Discrimination against people who are Disabled and in receipt of benefits

I think we have sent your question off on a tangent.
Perhaps looking for alternate forms of guarantor may be helpful.
I always have any potential tenant credit checked by Openrent,it is not expensive, to do, £30 I think and they will also quote for rent insurance as part of the service it’s usually around £100 per year.
If you let any potential landlord know you would be happy to pay this upfront that might sway their opinion of you as a tenant.
Also do you have a tenant passport?
It may help as well.

I’m really sorry for your situation. You mention you were hit by a drunk driver. You can sue for that, and rightly should. That would give you enough to either purchase a small place or to pay up front and show that you can afford the rent. There are issues to renting to disabled persons, and I write this with compassion as I have, as I type, 2 family members with disabilities. Truth is, there is more wear and tear on a property. Deposits are now capped and in truth don’t cover damage fully. Add to the mix a low income - a low rent won’t cover all a landlord’s costs. A high rent will out price those who live on benefits. So, what’s the solution? With council lists as long as years, the most cost effective way to enable tenants to have a safe place and to save is a hmo, or believe it or not, a cheap Airbnb. None of this is perfect, but the first thing to do is not have living costs which exceed income. I am fully aware that living costs for the disabled are triple those for those without needs - specialist equipment, therapies, transport, heating bills, adaptations, clothing etc it is enough to bring anyone to their knees, however money is king. Is this wrong? Yes, of course it is, but the squeeze on landlords is pushing out those who have one or two properties and more likely to work with a tenant in order to favour those with 5 or more properties. The old saying ‘the rich get richer, while the poor get poorer’ is true. There are jobs that even now are available such as supermarket worker, dog walker, ironing services, always be on the look out to make a few pounds. It adds up. Otherwise, find a house share and start at the bottom. Another option is to move out of area. Not great, but surely having a home is more important than living in a hostel to be close to friends and family? After all, if these are the people who can’t have you live with them, and can’t help you out, they are just people to have a cup of tea with. You can find that sort of friend easily. Hmm, I’m drifting, I just understand how tight it is for you. Maybe petition your local housing officer, your local MP, write to the editor of the local press, and also keep proof of the job rejections. Nobody wants to help someone who wallows in self pity, but they will help if someone doesn’t want something for nothing. Best wishes with it all. I wish there was a clear cut answer for all those in your situation.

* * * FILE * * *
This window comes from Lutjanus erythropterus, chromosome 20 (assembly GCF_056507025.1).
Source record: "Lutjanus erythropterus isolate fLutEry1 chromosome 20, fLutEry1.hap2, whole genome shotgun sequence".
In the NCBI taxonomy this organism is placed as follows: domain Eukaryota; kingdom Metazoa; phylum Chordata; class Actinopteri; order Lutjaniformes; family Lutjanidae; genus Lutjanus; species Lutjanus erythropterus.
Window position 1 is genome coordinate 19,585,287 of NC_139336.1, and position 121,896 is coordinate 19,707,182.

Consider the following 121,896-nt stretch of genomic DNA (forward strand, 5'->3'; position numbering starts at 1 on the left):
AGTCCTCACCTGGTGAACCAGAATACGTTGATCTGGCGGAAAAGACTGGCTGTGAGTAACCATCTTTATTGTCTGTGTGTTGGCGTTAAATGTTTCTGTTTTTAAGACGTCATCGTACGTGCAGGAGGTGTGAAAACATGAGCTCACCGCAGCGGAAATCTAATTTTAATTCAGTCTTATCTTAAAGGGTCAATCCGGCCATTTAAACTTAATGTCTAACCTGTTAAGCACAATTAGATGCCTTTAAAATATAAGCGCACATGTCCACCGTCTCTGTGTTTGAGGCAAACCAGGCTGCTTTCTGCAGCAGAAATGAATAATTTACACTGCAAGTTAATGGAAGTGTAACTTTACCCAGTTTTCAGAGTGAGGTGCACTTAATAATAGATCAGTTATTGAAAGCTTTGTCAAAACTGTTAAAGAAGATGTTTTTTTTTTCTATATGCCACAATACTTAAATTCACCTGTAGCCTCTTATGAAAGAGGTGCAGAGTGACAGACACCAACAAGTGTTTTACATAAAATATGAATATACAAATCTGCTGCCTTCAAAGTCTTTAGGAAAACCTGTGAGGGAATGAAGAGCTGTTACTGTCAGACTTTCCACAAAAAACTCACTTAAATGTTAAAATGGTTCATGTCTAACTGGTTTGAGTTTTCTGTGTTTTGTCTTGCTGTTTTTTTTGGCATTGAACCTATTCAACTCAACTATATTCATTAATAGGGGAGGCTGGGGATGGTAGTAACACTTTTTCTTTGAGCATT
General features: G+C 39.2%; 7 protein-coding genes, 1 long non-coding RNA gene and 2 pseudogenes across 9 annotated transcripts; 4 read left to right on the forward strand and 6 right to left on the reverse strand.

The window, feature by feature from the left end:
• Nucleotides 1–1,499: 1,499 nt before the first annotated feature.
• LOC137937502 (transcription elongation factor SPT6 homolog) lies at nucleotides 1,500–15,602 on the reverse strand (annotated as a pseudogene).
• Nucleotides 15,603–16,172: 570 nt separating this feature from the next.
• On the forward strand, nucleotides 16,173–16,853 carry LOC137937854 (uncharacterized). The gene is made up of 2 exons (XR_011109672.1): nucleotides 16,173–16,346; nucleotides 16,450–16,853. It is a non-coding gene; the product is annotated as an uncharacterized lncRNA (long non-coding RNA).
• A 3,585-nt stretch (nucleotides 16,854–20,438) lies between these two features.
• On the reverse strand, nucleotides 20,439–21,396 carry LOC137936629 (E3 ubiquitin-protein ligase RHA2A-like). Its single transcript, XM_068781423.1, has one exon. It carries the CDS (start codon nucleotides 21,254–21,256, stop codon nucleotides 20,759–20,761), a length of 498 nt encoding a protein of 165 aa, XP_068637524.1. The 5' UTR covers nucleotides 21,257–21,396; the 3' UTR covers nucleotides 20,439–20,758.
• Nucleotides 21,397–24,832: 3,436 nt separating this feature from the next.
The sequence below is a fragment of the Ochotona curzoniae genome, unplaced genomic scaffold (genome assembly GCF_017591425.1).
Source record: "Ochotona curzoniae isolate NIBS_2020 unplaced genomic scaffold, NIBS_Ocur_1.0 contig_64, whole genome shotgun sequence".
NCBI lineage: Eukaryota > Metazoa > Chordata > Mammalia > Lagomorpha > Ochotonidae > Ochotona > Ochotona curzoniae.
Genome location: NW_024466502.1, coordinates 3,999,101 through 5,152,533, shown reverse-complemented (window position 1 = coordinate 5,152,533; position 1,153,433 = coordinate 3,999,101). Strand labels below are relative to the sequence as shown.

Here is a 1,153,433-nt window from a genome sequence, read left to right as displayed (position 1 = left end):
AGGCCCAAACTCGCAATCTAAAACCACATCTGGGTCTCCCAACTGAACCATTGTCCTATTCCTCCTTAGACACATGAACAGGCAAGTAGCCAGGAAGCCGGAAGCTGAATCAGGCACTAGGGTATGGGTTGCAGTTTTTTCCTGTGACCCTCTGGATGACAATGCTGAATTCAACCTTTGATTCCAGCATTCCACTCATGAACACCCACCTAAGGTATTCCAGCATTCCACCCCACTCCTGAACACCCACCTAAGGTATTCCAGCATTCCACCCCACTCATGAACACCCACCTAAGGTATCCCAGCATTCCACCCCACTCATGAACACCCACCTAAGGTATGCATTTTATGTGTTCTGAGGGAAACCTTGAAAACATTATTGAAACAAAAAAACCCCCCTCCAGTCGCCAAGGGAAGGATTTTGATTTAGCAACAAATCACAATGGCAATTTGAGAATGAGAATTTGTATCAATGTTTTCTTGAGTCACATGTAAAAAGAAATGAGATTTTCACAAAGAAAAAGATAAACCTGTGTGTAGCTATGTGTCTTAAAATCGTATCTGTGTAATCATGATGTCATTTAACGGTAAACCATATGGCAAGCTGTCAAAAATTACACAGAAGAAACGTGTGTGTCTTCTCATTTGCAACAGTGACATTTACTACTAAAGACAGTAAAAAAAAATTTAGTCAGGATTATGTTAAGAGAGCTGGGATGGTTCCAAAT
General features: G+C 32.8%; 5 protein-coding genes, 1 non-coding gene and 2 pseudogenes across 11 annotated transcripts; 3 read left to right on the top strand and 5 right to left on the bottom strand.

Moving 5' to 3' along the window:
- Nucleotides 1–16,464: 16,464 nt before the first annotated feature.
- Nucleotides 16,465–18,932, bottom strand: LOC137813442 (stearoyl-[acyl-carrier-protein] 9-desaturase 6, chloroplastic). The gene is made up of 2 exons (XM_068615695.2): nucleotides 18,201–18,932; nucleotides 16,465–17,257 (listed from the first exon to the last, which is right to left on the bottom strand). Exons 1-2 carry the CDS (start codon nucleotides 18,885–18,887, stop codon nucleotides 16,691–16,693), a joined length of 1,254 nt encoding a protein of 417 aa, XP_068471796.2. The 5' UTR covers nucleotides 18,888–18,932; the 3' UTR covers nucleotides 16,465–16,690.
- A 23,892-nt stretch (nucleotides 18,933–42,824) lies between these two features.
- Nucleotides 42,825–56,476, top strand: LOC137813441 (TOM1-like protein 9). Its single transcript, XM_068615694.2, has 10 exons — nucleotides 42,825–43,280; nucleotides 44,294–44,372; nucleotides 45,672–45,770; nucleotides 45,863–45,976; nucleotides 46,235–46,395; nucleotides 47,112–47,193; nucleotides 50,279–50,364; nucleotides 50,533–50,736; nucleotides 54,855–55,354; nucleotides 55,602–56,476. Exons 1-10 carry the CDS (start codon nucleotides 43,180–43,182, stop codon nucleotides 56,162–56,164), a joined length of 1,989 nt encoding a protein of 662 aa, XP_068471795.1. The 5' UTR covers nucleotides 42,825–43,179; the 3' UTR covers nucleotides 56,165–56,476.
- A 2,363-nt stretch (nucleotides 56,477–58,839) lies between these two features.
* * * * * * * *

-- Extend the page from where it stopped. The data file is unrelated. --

Hi Tamatha, I’m sorry to hear about your negative experiences finding a place to rent. Looking at your account, we can’t see any recent enquiries to landlords on OpenRent. We can see one enquiry in February, and one in March. Would you be able to clarify which property/landlord ignored or rejected you on the basis of your disability payments? We’ll certainly look into any issues you’ve faced and look to help if landlords are ignoring you, not responding or unreasonably rejecting your enquiries.

All tenants face a problem of limited supply, with lots of demand from other tenants, but we do have tools in place to help ensure tenants are responded to even for the most popular properties.

If you are already in touch with our support team at https://www.openrent.co.uk/faq#i-have-more-questions, feel free to continue your conversation there, as they will have your account details at hand to followup.